The march toward an unstoppable army of robot cars continues. This time it’s Ford developing our future overlords. Specifically, Ford has just revealed its new Fusion Hybrid Research Vehicle, which will act as a test platform for autonomous driving.
This is actually a joint project between Ford, University of Michigan, and State Farm. The presence of an insurance company may seem odd, but the reality is that insurance companies will have to be on board with any move toward autonomous cars. Almost every state requires some form of car insurance for its drivers, so if you can’t get your self-driving car insured, you are going to have to sober up and drive it yourself.
The main feature of the Fusion research vehicle is its LiDAR (Light Detection And Ranging) sensor system. Placed in four rotating cowls on the roof, the LiDAR might look like a police light bar, but they are actually spinning lasers. The swath of lasers spin and the reflections are picked up by passive sensors in the car. Like radar or sonar, these reflections are measured to detect distance and create a 3D map of the world around the car.
This system would be the eyes of a self driving car, and similar systems are already in use on other automated vehicles. It’s worth mentioning, though, some other companies testing autonomous driving use optical and millimeter wave radar rather than LiDAR.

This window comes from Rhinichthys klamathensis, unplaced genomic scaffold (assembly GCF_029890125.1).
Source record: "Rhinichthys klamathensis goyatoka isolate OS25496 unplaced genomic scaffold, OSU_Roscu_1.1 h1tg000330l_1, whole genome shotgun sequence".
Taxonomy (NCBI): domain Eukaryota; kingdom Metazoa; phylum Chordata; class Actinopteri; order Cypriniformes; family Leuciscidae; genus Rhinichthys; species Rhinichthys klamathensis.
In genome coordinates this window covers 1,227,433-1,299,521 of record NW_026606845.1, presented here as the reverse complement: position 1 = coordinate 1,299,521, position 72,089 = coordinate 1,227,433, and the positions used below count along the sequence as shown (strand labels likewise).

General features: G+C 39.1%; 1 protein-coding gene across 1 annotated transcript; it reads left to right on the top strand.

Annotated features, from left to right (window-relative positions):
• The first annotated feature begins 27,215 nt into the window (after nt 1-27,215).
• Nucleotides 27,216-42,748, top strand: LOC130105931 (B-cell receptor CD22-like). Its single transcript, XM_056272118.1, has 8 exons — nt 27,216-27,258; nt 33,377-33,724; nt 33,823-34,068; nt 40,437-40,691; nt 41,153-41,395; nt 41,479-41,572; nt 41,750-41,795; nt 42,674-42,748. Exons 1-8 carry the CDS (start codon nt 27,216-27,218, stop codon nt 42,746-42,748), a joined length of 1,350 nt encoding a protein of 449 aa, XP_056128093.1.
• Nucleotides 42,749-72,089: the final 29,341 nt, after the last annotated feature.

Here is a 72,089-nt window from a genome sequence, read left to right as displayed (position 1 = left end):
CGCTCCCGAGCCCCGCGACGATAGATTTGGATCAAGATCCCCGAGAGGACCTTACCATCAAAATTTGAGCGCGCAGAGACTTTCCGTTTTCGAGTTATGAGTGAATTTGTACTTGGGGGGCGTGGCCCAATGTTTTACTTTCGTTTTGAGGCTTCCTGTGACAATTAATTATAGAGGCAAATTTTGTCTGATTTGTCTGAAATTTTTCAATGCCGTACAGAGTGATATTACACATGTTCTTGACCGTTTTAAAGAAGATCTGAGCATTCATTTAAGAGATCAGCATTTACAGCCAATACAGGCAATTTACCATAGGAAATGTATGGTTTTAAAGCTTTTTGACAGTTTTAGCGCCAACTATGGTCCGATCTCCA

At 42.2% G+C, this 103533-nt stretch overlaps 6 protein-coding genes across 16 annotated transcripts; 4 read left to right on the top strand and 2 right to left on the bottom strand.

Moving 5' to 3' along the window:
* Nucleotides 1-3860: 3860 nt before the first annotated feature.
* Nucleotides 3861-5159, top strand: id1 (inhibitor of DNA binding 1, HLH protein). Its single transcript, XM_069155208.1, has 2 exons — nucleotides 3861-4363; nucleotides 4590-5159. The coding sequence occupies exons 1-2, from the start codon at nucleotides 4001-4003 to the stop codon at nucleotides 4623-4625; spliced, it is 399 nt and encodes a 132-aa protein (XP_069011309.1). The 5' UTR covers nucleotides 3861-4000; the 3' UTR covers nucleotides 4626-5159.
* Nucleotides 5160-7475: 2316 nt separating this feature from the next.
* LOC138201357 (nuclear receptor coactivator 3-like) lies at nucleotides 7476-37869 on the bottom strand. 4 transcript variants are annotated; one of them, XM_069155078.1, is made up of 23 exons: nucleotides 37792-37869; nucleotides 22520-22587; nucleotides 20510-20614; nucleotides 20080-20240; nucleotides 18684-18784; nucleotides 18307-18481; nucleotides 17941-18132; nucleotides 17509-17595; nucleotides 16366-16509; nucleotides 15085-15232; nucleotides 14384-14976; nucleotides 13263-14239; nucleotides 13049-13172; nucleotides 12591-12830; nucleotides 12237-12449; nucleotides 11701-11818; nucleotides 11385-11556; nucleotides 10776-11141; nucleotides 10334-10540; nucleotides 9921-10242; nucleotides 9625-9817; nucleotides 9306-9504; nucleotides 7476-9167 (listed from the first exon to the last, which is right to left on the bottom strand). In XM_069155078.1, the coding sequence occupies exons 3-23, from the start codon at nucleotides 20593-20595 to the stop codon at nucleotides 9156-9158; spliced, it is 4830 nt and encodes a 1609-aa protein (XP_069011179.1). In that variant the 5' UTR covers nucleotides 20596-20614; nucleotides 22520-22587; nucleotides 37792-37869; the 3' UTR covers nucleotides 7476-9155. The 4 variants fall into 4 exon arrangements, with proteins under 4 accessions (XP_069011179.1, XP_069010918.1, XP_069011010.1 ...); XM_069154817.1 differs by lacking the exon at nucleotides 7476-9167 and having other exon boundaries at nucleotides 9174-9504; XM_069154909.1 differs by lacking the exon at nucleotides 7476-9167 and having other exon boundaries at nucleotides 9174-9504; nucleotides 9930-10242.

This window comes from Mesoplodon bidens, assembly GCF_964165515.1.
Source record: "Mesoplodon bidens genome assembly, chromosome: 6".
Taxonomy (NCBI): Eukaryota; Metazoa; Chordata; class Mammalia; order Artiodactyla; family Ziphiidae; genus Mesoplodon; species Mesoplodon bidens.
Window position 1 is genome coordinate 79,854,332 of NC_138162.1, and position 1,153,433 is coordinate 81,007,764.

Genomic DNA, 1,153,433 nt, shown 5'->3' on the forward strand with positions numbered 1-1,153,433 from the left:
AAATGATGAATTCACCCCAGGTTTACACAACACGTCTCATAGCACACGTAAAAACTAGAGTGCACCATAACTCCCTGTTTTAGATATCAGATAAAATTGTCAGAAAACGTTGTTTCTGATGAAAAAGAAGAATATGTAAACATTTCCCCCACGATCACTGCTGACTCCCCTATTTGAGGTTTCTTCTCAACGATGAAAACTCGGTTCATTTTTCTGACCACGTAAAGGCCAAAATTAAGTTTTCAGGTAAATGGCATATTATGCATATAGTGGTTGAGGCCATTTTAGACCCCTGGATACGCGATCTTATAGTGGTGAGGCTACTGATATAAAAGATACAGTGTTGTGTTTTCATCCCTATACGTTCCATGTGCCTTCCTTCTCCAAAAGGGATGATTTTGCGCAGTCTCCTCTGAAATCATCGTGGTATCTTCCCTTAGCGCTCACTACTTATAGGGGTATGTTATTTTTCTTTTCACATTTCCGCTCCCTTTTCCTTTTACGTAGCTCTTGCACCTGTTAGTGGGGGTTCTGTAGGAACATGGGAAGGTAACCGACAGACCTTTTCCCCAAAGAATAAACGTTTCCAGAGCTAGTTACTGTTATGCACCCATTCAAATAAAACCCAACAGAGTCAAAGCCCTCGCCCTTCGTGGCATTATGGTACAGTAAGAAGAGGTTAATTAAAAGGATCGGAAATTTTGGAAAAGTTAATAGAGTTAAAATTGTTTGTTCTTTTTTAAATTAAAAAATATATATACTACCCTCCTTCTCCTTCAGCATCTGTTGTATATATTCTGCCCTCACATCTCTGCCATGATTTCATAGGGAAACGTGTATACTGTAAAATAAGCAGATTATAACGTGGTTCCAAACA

However, there are uses other than pure autonomous driving. Active safety systems also need detectors to point out hazards to the driver or engage assisted braking. With this in mind, Ford has said that the Fusion Hybrid research vehicle will be used for research of technologies used in multiple applications.
All this effort is part of Ford’s “Blueprint for Mobility”, which is trying both to outline the future of transportation and develop the technologies to get there. In the short term, that research is focused on platforms like the Fusion which evaluate sensor and computer packages.
The next step is vehicle to vehicle communication, which will allow for denser and safer driving patterns of multiple autonomous vehicles. All this sounds great, but I am still waiting for a nude Arnold Schwarznegger to appear and tell me he has come from the future to battle Ford’s Skynet.
- No mere EV, the sensor-stuffed EX90 is Volvo’s towering tech flagship
- 2023 Kia Niro EV first drive review: Practical doesn’t have to bore you to tears
- 2024 Chevrolet Equinox EV aims for affordability with $30,000 base price
- Mercedes-Benz GLC-Class takes a subtle approach to tech
- Tesla recalls 130,000 U.S. vehicles over touchscreen safety issue